Lori Smith: A question for you: What are your pet peeves about Austen’s writing? (Our beloved Jane, it seems almost sacrilegious to ask…) Are there things that bother you? Things you wish she hadn’t done, or done differently?
KaraLynne Mackrory: I have one I could submit. And I think it’s because I like happy feelings in stories but I always was bothered that her “happily ever afters” only occurred like in the last 3 paragraphs of the books.
Everything wrapped up quickly (although satisfying) I was still left wishing to hear more of their happy lives together.
Alyssa Goodnight: Triggering the advent of Jane Austen Fan Fiction… You are not alone!
KaraLynne Mackrory: haha probably.
Lori Smith: She told her family bits and pieces of the “after” stories, but never felt compelled to revisit them in books…
Lori Smith: Some of them are recorded — like, Mary Bennet married a clerk from her Uncle Gardiner’s law office, and Emma’s father didn’t live long after Emma and Knightley were married.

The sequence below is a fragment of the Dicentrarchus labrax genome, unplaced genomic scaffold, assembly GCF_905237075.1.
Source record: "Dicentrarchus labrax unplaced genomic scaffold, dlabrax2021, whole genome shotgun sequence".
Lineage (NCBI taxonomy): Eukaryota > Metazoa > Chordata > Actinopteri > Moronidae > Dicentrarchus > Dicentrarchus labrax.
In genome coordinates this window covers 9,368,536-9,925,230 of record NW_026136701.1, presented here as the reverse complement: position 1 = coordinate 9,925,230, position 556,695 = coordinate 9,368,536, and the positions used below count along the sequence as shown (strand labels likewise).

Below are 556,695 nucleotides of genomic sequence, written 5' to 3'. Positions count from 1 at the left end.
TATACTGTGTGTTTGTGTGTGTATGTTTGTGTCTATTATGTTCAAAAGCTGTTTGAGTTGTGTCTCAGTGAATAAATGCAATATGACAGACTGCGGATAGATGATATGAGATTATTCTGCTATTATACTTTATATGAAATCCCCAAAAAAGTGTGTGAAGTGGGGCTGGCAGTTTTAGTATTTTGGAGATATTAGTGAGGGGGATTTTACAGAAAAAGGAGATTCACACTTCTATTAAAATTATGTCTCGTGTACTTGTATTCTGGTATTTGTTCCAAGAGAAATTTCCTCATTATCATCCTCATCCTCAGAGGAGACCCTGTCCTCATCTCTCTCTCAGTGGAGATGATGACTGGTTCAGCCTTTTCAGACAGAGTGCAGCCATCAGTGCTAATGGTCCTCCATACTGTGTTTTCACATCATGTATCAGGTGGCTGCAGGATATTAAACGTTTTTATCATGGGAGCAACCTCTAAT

Alyssa Goodnight: Ohh, poor Mr. Woodhouse! I liked him!
Alyssa Goodnight: I have one too, and it didn’t totally strike me until I watched the 1995 BBC production of Pride & Prejudice just a few months ago. The Bennet family–they’re so very disjointed. I can’t imagine how five daughters with such differing temperaments could have emerged from the same family.
Not to mention Mr. and Mrs. Bennet! Their parenting skills were a bit horrific!
Lori Smith: I hear you on that, Alyssa. Although it does amaze me looking at families sometimes how children with such differing personalities share the same genes. You wonder, though, how Elizabeth and Jane ever became the respectable women they were.
Alyssa Goodnight: Agreed! I wonder if perhaps Mrs. Bennet was able to manage with only two daughters, but after five, she just gave up on them all!
Lori Smith: I think she simply didn’t have much good sense. Her husband had it in abundance, but chose not to exert himself. Sad, really.